Patrick Macdonald, who is studying law at Aberdeen University, brought the case against his mother, Margaret Macdonald, herself a lawyer, before Edinburgh Sheriff Court. Under the Family Law (Scotland) Act of 1985, students in Scotland up to the age of 25 can seek "alimony" from their parents if they refuse to pay for the cost of their higher education.
But Mrs Macdonald, who earns pounds 45,000 a year, cannot help her son because she supports four other children and finances her home without help from her ex-husband, her lawyer Jenny Gibbs told the court. Earlier, the court heard that Patrick's father, Hugh, a 54-year-old former advocate with whom Patrick lives, was unemployed and had declared himself bankrupt shortly after an acrimonious divorce from Mrs Macdonald. Sheriff Daphne Robertson adjourned the case until tomorrow, when she will make an interim order on payments.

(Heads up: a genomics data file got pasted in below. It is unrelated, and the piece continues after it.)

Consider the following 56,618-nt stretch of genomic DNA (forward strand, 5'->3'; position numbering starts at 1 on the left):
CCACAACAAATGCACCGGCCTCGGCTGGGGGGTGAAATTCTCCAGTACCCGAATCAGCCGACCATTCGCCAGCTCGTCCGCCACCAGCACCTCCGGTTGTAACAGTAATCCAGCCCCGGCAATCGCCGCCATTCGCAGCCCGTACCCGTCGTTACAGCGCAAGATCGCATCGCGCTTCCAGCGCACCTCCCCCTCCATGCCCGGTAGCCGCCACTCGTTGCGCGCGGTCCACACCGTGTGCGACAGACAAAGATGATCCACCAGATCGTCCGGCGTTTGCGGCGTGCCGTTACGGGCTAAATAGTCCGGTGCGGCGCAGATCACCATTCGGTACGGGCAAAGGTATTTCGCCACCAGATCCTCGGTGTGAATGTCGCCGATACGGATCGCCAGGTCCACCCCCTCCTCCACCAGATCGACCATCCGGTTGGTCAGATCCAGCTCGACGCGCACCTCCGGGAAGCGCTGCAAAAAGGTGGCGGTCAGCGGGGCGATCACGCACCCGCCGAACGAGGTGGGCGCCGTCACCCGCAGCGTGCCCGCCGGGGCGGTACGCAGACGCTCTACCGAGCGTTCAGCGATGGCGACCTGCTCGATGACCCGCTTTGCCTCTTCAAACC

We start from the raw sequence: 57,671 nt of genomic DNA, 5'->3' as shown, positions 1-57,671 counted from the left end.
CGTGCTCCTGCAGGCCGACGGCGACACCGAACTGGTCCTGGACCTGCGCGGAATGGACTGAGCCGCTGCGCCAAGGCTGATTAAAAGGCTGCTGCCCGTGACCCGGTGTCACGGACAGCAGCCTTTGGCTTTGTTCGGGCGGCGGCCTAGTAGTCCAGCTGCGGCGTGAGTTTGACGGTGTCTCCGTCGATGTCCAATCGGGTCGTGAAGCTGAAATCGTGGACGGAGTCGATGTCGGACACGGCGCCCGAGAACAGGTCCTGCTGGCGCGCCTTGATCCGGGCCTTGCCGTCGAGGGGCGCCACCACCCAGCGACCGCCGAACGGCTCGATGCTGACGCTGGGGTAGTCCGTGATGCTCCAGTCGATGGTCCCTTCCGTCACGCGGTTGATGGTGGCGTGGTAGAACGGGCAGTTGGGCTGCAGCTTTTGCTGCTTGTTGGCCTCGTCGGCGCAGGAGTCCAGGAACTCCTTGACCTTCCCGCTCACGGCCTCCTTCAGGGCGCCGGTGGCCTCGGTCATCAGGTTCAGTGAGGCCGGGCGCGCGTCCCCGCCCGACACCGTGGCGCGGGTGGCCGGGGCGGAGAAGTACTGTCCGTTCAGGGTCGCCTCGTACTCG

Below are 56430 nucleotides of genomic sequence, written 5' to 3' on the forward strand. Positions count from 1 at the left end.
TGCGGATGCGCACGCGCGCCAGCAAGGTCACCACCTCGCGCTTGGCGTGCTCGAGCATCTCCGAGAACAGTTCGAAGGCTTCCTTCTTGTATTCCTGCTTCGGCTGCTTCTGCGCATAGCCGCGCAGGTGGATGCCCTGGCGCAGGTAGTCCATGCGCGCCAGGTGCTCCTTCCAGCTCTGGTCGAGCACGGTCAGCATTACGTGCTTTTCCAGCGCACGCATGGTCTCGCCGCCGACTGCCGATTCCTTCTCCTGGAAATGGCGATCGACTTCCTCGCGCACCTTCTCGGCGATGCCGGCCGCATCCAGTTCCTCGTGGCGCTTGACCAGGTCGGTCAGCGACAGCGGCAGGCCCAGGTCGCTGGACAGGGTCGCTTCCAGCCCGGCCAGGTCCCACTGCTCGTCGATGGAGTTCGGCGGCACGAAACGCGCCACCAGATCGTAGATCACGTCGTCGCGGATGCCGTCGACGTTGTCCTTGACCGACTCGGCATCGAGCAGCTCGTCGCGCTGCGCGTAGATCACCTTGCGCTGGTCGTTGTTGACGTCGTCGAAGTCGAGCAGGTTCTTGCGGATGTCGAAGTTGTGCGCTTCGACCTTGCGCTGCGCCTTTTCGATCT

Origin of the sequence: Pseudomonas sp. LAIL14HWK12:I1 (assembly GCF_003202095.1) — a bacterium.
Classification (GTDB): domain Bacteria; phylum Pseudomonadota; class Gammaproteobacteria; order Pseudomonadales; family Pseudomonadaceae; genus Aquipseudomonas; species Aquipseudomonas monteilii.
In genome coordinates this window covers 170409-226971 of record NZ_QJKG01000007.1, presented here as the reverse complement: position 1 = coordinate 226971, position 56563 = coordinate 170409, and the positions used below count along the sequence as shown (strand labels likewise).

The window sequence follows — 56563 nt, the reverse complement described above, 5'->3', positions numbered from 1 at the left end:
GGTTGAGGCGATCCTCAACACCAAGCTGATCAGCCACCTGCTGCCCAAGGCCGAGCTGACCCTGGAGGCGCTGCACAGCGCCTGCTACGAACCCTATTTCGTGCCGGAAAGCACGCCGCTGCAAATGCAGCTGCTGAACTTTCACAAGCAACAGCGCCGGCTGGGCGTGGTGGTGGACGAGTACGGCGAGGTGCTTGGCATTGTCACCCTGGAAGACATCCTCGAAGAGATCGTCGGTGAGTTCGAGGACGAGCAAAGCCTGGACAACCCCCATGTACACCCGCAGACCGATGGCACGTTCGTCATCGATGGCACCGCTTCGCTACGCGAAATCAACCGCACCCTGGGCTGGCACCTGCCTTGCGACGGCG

Before yesterday's hearing Ms Macdonald, 53, a solicitor at the Scottish Office, singled out the use of legal aid for criticism. "It just seems cockeyed that the Government would fund students to sue their parents," she said. "It sends out the message: `Don't bother to apply for a student loan, just sue your parents and you will get legal aid'."
Whatever the outcome , it will have no bearing on parents and students in England and Wales. A spokeswoman for the Department of Education said: "Parents have no legal liability for the payment of contributions towards an offspring's maintenance [in England and Wales]," she said. "There is no equivalent legislation."